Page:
Despite the ban on ambulance ramping made by the Western Australian government beginning July 1, 2015, it seems Aussie trust on the reliability of ambulances across the country is declining. Proof of this is a pregnant Indonesian woman living in Melbourne who was in labour opted to call an Uber service rather than an ambulance.
News.com.au reports that Rati Sinuraya, who was giving birth for the first time in late June, experienced labour pains on early Tuesday morning. However, instead of calling an ambulance, Rati and partner Jip called an Uber service, which charged them $22 for the trip, to bring her to the hospital.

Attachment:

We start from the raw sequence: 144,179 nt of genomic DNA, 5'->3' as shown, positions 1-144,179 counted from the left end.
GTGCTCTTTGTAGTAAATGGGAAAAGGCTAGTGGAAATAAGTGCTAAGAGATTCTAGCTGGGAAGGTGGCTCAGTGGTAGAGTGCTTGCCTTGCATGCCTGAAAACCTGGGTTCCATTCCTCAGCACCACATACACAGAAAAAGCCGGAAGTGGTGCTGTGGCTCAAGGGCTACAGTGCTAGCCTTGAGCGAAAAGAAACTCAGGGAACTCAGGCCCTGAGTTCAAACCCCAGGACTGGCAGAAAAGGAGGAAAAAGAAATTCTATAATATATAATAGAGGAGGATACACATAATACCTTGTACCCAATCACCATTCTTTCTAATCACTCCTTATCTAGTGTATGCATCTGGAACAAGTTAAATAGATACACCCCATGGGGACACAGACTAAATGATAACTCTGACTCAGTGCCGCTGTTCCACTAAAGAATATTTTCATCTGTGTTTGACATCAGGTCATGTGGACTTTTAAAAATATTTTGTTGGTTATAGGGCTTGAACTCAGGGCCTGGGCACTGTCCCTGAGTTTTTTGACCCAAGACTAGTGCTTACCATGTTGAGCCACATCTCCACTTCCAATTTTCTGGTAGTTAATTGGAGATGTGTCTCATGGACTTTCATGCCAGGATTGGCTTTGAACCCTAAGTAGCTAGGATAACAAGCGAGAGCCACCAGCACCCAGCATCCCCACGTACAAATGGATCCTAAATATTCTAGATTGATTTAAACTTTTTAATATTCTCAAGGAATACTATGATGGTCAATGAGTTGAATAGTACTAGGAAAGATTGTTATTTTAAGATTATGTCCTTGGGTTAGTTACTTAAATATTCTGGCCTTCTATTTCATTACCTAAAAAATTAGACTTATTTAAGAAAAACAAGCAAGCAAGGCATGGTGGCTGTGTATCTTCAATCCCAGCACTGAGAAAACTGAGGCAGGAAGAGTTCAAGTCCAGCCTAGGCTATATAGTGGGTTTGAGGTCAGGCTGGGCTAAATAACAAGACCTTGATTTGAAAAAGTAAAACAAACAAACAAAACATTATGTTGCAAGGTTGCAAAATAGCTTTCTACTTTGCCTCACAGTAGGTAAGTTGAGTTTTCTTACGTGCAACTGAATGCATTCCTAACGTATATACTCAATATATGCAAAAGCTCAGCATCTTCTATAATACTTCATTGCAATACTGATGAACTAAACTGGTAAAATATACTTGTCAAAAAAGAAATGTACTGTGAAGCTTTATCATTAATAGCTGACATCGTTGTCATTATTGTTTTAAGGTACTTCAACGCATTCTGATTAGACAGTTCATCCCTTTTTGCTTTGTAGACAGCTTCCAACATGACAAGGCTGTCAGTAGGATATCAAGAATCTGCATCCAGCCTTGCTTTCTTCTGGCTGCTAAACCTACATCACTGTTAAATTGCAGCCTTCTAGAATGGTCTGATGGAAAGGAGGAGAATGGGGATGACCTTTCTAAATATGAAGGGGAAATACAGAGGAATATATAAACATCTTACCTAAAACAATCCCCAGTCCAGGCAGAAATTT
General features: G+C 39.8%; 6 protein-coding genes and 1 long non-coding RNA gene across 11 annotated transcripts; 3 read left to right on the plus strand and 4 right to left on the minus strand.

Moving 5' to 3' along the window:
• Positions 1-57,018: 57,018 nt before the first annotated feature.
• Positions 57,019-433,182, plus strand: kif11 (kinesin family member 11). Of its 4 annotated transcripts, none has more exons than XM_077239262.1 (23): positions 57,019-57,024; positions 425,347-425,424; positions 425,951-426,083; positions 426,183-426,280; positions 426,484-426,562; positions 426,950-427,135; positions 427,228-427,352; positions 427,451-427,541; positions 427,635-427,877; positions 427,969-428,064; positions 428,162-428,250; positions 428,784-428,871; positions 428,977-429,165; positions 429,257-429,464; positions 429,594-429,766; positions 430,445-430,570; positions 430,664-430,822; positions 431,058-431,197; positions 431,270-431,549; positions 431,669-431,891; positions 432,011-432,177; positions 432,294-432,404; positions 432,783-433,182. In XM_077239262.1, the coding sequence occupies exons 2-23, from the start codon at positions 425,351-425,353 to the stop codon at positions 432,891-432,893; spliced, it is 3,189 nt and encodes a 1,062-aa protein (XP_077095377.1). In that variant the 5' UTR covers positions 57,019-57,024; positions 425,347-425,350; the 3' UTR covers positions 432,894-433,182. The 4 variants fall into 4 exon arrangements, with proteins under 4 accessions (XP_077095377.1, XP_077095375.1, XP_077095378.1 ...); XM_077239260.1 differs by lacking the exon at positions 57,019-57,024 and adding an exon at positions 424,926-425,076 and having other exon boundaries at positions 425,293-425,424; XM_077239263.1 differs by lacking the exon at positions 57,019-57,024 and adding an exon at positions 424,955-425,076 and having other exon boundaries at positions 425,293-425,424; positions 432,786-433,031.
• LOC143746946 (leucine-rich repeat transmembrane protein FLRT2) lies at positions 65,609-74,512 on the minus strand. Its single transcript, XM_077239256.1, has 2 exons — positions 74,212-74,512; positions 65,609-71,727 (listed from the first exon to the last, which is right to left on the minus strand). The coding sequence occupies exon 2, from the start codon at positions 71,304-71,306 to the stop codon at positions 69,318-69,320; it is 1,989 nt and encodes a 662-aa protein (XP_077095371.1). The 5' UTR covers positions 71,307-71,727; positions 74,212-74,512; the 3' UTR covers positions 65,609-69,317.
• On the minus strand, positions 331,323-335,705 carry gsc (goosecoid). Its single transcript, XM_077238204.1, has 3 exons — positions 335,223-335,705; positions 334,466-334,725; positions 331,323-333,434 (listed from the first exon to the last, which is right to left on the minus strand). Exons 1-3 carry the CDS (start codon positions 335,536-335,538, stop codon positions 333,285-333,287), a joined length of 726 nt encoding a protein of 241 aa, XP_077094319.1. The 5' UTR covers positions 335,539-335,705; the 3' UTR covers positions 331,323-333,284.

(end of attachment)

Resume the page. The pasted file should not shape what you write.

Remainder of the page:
She explains that a vehicle using the ride-hailing service could be tracked, unlike an ambulance which leaves them in the dark about its estimated arrival time, reports 3AW. In contrast, the Uber car’s location and arrival time could be monitored online.